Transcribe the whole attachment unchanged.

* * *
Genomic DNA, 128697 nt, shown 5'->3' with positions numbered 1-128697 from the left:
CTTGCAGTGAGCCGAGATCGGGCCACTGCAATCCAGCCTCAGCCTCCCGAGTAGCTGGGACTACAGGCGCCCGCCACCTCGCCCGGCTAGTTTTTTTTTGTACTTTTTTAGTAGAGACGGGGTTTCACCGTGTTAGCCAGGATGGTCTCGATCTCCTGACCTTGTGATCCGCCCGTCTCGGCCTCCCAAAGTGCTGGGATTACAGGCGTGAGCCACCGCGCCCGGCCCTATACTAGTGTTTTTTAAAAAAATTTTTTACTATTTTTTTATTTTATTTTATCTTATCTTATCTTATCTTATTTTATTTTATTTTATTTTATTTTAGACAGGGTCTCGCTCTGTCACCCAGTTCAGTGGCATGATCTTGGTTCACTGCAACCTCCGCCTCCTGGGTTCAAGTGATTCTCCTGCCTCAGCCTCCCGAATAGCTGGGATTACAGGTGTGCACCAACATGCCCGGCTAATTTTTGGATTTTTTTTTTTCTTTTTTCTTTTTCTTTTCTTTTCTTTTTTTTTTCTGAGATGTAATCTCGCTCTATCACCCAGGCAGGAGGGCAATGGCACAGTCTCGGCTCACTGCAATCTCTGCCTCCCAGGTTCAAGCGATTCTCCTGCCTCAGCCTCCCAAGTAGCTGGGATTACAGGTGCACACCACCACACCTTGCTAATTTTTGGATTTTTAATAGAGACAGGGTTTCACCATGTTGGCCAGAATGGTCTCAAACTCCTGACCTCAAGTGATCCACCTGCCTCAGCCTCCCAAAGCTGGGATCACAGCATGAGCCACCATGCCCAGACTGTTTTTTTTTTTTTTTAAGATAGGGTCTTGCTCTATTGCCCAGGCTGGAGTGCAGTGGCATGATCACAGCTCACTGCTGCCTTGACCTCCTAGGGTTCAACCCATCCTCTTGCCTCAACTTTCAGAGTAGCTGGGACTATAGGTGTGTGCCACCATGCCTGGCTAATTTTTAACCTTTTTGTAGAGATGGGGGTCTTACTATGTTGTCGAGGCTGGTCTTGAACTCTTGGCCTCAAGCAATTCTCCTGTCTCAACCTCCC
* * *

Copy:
Genomic DNA, 128697 nt, shown 5'->3' with positions numbered 1-128697 from the left:
CTTGCAGTGAGCCGAGATCGGGCCACTGCAATCCAGCCTCAGCCTCCCGAGTAGCTGGGACTACAGGCGCCCGCCACCTCGCCCGGCTAGTTTTTTTTTGTACTTTTTTAGTAGAGACGGGGTTTCACCGTGTTAGCCAGGATGGTCTCGATCTCCTGACCTTGTGATCCGCCCGTCTCGGCCTCCCAAAGTGCTGGGATTACAGGCGTGAGCCACCGCGCCCGGCCCTATACTAGTGTTTTTTAAAAAAATTTTTTACTATTTTTTTATTTTATTTTATCTTATCTTATCTTATCTTATTTTATTTTATTTTATTTTATTTTAGACAGGGTCTCGCTCTGTCACCCAGTTCAGTGGCATGATCTTGGTTCACTGCAACCTCCGCCTCCTGGGTTCAAGTGATTCTCCTGCCTCAGCCTCCCGAATAGCTGGGATTACAGGTGTGCACCAACATGCCCGGCTAATTTTTGGATTTTTTTTTTTCTTTTTTCTTTTTCTTTTCTTTTCTTTTTTTTTTCTGAGATGTAATCTCGCTCTATCACCCAGGCAGGAGGGCAATGGCACAGTCTCGGCTCACTGCAATCTCTGCCTCCCAGGTTCAAGCGATTCTCCTGCCTCAGCCTCCCAAGTAGCTGGGATTACAGGTGCACACCACCACACCTTGCTAATTTTTGGATTTTTAATAGAGACAGGGTTTCACCATGTTGGCCAGAATGGTCTCAAACTCCTGACCTCAAGTGATCCACCTGCCTCAGCCTCCCAAAGCTGGGATCACAGCATGAGCCACCATGCCCAGACTGTTTTTTTTTTTTTTTAAGATAGGGTCTTGCTCTATTGCCCAGGCTGGAGTGCAGTGGCATGATCACAGCTCACTGCTGCCTTGACCTCCTAGGGTTCAACCCATCCTCTTGCCTCAACTTTCAGAGTAGCTGGGACTATAGGTGTGTGCCACCATGCCTGGCTAATTTTTAACCTTTTTGTAGAGATGGGGGTCTTACTATGTTGTCGAGGCTGGTCTTGAACTCTTGGCCTCAAGCAATTCTCCTGTCTCAACCTCCC